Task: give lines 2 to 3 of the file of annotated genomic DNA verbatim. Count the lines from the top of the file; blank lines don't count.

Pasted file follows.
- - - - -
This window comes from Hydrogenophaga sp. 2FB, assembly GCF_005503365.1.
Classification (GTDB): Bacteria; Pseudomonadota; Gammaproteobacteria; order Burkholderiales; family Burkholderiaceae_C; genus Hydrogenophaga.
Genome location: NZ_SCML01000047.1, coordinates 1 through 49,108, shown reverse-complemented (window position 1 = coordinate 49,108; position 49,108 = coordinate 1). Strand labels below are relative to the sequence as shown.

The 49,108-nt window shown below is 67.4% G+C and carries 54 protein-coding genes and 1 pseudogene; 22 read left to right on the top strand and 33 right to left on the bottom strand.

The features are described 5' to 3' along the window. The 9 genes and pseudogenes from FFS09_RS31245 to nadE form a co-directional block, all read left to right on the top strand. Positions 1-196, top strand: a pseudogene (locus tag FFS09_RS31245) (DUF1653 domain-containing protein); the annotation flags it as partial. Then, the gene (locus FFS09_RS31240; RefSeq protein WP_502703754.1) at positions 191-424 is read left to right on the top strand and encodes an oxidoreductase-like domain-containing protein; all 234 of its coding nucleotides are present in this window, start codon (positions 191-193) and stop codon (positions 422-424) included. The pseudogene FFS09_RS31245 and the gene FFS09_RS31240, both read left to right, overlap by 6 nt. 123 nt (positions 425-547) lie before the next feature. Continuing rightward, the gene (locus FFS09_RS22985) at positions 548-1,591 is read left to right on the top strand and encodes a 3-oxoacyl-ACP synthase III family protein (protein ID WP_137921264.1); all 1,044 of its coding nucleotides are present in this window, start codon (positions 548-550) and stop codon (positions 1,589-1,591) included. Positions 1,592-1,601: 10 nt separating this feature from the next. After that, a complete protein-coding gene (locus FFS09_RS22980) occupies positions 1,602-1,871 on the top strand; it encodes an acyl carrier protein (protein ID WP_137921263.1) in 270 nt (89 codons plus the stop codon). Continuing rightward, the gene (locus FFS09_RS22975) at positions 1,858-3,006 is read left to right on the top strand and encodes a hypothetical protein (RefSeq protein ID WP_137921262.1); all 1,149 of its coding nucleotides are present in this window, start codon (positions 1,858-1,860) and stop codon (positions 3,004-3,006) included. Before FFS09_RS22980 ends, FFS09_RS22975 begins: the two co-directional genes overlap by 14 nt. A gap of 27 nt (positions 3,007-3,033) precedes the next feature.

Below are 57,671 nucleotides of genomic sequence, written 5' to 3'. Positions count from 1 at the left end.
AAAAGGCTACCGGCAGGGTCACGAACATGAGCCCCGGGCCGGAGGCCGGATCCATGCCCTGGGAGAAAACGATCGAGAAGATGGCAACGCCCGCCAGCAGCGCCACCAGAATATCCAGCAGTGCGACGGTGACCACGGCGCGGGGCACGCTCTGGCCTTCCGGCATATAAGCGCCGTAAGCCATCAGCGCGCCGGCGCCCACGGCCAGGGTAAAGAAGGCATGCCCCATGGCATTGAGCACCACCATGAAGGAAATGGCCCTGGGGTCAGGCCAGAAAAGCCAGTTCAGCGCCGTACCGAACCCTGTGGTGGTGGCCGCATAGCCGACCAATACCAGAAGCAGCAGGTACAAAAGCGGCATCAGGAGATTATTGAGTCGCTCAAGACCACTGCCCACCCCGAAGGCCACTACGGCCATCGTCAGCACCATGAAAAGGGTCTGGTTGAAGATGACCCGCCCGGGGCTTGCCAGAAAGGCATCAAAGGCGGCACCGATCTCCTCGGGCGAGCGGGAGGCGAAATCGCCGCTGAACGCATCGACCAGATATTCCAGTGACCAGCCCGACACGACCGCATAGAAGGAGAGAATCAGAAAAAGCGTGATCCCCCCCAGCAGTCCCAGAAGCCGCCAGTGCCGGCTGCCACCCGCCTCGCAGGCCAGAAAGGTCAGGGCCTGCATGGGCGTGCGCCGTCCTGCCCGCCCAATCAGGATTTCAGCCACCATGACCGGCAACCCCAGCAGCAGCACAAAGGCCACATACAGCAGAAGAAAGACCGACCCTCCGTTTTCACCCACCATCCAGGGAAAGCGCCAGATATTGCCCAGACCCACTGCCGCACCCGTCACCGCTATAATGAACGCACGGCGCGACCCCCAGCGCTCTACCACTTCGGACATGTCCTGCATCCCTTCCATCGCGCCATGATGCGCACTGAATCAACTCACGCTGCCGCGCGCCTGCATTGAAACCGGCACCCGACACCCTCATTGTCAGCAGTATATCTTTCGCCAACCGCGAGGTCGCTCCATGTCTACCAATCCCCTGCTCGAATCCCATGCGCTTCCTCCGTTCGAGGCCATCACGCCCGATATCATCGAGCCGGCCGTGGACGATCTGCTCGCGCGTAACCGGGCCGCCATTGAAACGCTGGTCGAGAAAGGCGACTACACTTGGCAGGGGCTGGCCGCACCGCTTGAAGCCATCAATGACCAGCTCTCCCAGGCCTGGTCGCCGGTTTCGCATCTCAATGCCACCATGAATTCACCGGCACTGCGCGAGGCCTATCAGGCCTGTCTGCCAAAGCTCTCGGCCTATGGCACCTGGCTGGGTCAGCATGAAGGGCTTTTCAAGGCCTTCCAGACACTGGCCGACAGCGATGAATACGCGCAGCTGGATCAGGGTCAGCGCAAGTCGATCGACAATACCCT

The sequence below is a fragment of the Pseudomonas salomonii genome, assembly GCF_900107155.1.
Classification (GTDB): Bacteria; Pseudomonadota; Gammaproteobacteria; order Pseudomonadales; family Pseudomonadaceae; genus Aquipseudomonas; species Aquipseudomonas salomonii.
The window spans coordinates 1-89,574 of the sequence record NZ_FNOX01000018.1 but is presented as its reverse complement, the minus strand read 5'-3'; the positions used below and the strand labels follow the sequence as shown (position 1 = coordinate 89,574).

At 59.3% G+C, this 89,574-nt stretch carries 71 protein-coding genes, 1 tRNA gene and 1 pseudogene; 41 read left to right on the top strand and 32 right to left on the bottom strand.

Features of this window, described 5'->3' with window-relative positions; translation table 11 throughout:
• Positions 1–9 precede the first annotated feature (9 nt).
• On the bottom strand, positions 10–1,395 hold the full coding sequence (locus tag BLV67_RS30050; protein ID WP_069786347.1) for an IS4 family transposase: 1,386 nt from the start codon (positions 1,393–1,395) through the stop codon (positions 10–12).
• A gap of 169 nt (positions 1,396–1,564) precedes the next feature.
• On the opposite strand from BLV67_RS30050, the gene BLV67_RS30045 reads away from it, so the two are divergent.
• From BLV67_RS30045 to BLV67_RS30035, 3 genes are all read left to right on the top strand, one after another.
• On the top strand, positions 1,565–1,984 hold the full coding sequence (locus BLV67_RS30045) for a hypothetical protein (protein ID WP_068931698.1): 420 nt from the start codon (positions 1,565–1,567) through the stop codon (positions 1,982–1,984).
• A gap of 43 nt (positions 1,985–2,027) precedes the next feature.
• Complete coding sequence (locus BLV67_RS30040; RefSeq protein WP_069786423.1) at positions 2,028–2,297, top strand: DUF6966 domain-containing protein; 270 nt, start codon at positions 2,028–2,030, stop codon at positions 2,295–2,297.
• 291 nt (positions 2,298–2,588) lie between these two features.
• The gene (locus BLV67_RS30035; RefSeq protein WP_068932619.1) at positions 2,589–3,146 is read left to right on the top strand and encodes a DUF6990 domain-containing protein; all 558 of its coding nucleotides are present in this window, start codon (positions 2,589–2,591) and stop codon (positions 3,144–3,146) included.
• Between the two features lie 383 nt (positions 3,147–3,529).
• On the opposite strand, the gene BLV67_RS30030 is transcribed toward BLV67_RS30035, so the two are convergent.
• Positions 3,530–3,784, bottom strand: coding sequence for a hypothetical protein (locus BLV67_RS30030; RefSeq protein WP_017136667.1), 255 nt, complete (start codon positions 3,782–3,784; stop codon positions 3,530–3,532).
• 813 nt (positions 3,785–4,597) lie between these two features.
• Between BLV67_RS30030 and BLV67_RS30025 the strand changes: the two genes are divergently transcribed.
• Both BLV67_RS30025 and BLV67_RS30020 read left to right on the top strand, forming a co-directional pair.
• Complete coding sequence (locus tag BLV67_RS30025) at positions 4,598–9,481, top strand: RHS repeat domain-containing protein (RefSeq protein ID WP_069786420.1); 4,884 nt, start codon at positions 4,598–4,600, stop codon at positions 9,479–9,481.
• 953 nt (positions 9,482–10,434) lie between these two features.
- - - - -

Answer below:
Classification (GTDB): Bacteria; Pseudomonadota; Gammaproteobacteria; order Burkholderiales; family Burkholderiaceae_C; genus Hydrogenophaga.
Genome location: NZ_SCML01000047.1, coordinates 1 through 49,108, shown reverse-complemented (window position 1 = coordinate 49,108; position 49,108 = coordinate 1). Strand labels below are relative to the sequence as shown.